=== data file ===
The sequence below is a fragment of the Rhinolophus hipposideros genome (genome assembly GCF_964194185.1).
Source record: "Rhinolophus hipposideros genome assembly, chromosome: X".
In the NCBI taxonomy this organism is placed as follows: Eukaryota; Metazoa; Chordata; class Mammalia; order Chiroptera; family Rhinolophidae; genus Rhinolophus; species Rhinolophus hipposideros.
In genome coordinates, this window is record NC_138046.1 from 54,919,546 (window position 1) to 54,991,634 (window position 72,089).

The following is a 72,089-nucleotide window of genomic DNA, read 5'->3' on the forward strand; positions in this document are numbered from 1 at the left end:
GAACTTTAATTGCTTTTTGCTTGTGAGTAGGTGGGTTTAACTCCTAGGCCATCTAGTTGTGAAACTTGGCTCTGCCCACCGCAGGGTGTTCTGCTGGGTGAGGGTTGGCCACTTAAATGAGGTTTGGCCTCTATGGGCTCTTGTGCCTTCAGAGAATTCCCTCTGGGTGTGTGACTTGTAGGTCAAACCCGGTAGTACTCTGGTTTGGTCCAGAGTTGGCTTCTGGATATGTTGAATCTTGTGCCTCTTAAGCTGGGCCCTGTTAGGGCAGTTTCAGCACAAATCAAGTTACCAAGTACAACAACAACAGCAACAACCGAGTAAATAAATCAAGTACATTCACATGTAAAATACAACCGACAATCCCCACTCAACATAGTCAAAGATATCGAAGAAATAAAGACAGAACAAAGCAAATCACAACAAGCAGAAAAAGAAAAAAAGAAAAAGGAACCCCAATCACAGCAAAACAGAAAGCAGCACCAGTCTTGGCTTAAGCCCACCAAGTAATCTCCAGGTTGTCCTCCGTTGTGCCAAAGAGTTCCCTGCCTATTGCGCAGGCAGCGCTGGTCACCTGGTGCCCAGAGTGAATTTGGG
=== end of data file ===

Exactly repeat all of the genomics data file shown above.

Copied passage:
The sequence below is a fragment of the Rhinolophus hipposideros genome (genome assembly GCF_964194185.1).
Source record: "Rhinolophus hipposideros genome assembly, chromosome: X".
In the NCBI taxonomy this organism is placed as follows: Eukaryota; Metazoa; Chordata; class Mammalia; order Chiroptera; family Rhinolophidae; genus Rhinolophus; species Rhinolophus hipposideros.
In genome coordinates, this window is record NC_138046.1 from 54,919,546 (window position 1) to 54,991,634 (window position 72,089).

The following is a 72,089-nucleotide window of genomic DNA, read 5'->3' on the forward strand; positions in this document are numbered from 1 at the left end:
GAACTTTAATTGCTTTTTGCTTGTGAGTAGGTGGGTTTAACTCCTAGGCCATCTAGTTGTGAAACTTGGCTCTGCCCACCGCAGGGTGTTCTGCTGGGTGAGGGTTGGCCACTTAAATGAGGTTTGGCCTCTATGGGCTCTTGTGCCTTCAGAGAATTCCCTCTGGGTGTGTGACTTGTAGGTCAAACCCGGTAGTACTCTGGTTTGGTCCAGAGTTGGCTTCTGGATATGTTGAATCTTGTGCCTCTTAAGCTGGGCCCTGTTAGGGCAGTTTCAGCACAAATCAAGTTACCAAGTACAACAACAACAGCAACAACCGAGTAAATAAATCAAGTACATTCACATGTAAAATACAACCGACAATCCCCACTCAACATAGTCAAAGATATCGAAGAAATAAAGACAGAACAAAGCAAATCACAACAAGCAGAAAAAGAAAAAAAGAAAAAGGAACCCCAATCACAGCAAAACAGAAAGCAGCACCAGTCTTGGCTTAAGCCCACCAAGTAATCTCCAGGTTGTCCTCCGTTGTGCCAAAGAGTTCCCTGCCTATTGCGCAGGCAGCGCTGGTCACCTGGTGCCCAGAGTGAATTTGGG